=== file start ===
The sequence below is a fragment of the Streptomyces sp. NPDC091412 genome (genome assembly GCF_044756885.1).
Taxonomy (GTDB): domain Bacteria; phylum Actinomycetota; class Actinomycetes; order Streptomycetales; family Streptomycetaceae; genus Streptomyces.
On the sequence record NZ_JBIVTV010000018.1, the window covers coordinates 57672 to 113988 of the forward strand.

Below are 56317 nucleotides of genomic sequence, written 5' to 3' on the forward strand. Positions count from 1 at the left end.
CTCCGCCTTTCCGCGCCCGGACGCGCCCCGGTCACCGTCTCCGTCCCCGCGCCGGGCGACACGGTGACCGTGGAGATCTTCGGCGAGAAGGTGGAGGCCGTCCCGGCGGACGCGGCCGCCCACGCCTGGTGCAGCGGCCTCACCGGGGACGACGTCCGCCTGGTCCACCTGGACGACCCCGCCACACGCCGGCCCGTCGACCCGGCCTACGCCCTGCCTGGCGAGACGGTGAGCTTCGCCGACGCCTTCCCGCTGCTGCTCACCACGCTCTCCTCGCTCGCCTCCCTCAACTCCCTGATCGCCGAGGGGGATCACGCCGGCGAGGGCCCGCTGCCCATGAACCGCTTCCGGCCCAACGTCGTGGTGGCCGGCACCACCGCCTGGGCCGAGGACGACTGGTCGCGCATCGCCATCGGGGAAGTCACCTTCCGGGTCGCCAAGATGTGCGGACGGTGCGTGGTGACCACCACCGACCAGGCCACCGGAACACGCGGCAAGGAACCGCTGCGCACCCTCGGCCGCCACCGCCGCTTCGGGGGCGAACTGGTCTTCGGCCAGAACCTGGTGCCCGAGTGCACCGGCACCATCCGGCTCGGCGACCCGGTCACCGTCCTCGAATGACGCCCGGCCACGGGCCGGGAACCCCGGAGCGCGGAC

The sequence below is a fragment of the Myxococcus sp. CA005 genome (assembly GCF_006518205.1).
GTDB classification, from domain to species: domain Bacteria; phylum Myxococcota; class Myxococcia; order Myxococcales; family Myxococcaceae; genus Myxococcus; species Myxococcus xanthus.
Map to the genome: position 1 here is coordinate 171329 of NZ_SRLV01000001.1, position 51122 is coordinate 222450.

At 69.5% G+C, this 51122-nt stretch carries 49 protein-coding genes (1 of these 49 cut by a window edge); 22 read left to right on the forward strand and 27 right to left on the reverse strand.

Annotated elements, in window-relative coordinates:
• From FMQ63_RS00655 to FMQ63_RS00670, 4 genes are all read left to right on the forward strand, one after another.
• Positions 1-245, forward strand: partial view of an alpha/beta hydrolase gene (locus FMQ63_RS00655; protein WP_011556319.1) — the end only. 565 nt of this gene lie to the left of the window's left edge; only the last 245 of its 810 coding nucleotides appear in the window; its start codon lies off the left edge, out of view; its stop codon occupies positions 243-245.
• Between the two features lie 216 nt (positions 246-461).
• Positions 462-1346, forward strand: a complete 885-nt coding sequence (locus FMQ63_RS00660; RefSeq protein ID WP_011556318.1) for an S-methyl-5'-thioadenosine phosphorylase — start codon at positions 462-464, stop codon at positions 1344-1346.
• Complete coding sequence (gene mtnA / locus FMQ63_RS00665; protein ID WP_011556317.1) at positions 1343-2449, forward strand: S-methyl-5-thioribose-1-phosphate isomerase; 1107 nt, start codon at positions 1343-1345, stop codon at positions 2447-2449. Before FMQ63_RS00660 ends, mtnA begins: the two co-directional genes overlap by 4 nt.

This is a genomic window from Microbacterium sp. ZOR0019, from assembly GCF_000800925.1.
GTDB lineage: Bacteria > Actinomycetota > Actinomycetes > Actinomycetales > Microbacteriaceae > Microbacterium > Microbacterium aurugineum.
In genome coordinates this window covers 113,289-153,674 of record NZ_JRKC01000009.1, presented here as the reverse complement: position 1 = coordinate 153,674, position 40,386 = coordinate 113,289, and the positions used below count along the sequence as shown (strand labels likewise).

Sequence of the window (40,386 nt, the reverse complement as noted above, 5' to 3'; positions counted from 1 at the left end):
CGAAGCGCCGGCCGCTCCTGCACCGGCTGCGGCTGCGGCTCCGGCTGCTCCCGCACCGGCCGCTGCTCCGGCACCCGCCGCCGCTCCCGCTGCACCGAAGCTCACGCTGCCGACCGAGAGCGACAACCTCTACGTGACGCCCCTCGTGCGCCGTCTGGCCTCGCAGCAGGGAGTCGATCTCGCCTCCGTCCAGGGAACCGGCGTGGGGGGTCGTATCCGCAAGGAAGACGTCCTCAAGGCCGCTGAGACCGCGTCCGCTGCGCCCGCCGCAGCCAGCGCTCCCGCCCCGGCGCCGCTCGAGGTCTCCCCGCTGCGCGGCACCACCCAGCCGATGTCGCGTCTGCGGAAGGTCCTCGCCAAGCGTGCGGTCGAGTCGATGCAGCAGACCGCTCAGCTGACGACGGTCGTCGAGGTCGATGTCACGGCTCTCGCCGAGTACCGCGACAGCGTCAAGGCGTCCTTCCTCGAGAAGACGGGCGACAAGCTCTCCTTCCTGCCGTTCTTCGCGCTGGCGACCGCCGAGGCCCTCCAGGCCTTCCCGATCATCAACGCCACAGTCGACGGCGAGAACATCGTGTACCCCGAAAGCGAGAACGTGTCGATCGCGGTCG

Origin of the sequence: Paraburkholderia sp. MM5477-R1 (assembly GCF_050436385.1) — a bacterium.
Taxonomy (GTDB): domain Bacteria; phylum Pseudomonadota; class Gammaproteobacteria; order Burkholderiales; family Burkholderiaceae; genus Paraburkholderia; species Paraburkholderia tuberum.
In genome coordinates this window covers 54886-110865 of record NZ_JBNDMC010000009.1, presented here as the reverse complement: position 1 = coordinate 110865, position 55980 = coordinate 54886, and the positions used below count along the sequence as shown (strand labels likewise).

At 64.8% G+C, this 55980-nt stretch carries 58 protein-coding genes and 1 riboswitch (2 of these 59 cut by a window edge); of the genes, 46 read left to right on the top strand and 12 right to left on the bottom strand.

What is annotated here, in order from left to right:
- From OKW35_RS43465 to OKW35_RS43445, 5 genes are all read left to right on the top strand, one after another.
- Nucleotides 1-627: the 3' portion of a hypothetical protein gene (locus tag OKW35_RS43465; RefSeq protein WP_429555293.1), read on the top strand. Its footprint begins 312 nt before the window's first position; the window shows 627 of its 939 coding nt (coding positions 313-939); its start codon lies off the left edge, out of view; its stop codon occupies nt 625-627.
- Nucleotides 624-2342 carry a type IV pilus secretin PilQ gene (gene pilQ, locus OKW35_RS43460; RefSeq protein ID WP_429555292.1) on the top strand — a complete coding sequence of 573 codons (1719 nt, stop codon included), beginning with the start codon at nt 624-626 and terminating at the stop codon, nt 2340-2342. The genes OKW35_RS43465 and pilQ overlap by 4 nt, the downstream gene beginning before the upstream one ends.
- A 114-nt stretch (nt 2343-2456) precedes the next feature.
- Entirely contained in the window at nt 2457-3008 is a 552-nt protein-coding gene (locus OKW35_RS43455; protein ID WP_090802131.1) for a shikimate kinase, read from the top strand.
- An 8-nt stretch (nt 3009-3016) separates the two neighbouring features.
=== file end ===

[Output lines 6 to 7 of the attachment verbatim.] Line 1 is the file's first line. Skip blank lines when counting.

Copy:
The sequence below is a fragment of the Myxococcus sp. CA005 genome (assembly GCF_006518205.1).
GTDB classification, from domain to species: domain Bacteria; phylum Myxococcota; class Myxococcia; order Myxococcales; family Myxococcaceae; genus Myxococcus; species Myxococcus xanthus.